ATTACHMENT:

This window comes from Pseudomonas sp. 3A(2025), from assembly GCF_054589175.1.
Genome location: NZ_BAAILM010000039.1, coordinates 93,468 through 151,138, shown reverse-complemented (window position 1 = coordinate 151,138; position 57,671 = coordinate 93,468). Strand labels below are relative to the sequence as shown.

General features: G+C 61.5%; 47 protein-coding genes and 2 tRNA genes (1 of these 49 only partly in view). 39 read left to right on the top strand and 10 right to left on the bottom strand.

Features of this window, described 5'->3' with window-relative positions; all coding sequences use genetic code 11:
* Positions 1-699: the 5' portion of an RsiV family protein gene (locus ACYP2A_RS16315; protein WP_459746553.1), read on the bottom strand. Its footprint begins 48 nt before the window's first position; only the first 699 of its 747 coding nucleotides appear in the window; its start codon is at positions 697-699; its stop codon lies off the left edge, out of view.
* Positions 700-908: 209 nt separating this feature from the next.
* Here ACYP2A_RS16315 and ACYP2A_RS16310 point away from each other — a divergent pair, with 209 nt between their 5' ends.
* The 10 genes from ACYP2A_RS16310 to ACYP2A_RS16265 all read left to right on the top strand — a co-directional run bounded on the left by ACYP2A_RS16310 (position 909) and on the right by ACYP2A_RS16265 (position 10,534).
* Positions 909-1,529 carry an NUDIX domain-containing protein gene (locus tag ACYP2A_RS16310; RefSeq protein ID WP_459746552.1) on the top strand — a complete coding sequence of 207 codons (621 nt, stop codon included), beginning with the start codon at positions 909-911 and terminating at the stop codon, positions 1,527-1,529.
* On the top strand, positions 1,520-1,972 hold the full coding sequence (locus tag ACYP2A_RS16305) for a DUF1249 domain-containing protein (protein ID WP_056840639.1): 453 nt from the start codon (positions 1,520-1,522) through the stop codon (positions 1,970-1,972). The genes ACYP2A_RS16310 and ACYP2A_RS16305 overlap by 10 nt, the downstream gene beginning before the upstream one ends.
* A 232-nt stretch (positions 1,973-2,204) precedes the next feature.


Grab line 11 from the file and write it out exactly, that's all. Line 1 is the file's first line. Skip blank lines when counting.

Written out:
* A 232-nt stretch (positions 1,973-2,204) precedes the next feature.